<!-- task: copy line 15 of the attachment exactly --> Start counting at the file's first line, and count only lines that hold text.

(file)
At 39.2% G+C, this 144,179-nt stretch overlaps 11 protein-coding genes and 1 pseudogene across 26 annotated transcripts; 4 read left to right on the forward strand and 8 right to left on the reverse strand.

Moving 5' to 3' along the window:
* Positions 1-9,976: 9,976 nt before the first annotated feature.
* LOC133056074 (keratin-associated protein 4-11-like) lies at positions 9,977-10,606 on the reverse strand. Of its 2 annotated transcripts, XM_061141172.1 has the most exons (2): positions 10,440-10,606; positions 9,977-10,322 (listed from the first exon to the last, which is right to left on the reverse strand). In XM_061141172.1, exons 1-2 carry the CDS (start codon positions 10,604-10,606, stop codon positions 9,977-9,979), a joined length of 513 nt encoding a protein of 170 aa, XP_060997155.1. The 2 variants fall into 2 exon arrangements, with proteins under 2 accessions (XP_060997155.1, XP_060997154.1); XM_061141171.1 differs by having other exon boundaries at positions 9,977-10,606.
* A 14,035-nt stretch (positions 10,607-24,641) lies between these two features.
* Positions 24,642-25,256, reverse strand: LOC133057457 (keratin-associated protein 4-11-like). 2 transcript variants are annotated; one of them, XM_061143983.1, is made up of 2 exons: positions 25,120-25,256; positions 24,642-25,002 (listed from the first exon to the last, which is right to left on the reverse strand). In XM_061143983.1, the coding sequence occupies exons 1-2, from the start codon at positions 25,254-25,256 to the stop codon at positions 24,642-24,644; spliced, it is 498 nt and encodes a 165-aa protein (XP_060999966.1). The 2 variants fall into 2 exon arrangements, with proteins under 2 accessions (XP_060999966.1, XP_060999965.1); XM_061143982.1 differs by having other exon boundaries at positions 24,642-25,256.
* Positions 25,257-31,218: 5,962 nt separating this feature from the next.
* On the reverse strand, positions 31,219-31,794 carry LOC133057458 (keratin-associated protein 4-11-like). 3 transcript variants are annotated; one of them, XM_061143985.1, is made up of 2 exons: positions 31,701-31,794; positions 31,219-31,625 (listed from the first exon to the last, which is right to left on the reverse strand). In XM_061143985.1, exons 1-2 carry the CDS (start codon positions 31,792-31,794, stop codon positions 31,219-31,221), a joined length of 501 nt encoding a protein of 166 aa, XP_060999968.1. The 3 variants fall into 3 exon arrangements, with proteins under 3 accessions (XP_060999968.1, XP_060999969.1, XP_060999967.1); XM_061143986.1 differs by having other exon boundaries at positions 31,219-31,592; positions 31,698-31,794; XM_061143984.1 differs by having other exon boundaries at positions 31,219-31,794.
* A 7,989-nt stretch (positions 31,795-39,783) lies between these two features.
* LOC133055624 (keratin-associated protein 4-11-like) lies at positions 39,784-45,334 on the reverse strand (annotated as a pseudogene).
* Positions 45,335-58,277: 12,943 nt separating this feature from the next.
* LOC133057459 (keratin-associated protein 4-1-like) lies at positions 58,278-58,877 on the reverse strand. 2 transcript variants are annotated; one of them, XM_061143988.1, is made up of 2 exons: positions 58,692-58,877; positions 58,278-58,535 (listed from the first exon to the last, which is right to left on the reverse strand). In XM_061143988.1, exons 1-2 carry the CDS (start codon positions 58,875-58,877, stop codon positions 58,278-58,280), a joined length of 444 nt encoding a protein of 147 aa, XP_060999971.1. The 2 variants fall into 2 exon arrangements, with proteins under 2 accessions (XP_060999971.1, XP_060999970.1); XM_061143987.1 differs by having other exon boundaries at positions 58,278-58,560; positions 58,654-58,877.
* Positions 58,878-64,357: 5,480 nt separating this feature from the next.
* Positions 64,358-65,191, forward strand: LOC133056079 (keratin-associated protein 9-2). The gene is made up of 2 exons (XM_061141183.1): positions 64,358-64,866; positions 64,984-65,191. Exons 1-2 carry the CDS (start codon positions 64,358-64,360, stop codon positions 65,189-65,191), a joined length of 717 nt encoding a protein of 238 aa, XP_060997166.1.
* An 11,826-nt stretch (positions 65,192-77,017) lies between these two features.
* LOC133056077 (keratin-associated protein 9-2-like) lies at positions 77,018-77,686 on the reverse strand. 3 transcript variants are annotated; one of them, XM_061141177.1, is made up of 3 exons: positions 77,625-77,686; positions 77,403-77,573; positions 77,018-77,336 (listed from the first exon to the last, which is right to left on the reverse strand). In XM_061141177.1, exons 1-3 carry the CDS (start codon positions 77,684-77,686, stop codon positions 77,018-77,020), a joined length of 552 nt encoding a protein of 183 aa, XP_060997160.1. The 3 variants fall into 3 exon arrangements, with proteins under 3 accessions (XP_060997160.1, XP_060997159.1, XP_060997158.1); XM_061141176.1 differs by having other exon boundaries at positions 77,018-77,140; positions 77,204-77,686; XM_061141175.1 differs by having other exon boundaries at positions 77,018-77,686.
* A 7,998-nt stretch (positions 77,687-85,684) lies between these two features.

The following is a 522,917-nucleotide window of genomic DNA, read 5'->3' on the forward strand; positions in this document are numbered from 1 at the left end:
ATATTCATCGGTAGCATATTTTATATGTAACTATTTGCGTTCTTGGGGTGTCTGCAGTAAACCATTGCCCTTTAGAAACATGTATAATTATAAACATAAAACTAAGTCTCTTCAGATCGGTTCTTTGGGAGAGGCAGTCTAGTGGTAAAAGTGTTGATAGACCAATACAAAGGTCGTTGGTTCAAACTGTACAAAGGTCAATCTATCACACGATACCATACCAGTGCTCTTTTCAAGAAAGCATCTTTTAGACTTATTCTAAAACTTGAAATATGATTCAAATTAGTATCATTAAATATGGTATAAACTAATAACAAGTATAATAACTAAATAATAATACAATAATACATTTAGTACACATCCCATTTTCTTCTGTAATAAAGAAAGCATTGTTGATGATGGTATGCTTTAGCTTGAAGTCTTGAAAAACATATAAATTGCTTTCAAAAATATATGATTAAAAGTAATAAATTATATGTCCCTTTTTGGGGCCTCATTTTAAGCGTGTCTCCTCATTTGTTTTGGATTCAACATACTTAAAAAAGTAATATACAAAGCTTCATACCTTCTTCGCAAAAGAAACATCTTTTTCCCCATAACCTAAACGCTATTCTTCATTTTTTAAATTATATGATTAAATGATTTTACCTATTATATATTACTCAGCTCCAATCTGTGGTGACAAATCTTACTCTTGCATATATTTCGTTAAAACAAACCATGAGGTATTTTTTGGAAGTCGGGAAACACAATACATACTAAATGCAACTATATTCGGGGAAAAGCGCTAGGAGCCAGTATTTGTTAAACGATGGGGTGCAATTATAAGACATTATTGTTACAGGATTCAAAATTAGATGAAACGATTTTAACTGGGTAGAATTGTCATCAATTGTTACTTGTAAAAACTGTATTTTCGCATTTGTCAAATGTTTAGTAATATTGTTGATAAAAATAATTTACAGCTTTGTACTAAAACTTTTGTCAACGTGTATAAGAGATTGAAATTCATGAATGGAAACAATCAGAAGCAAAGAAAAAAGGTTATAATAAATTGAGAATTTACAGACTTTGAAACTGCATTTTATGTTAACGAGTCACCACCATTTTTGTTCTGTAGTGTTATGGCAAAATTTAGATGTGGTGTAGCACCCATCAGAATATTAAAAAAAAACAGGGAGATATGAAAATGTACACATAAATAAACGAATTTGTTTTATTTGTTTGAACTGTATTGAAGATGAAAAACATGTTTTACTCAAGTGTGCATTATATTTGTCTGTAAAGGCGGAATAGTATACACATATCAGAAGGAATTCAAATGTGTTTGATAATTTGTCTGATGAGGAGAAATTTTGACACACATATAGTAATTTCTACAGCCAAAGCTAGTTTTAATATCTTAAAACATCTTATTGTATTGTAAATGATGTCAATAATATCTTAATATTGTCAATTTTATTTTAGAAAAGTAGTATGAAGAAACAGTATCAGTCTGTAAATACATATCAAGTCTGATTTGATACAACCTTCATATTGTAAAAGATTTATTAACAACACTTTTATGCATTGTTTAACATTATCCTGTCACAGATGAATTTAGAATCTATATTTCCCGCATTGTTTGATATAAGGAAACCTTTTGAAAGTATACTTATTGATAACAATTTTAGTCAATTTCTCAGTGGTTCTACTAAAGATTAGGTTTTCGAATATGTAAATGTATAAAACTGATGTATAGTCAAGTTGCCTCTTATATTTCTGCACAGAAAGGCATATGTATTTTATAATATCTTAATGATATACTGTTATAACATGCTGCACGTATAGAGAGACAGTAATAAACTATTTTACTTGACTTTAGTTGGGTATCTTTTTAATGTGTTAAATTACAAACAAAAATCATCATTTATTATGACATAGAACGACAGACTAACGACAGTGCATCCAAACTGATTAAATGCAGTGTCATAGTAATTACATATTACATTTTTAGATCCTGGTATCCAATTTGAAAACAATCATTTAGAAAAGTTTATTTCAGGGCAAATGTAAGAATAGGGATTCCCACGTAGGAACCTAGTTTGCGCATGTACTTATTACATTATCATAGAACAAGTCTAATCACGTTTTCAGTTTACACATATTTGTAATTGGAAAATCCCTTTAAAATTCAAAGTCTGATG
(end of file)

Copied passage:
* An 11,826-nt stretch (positions 65,192-77,017) lies between these two features.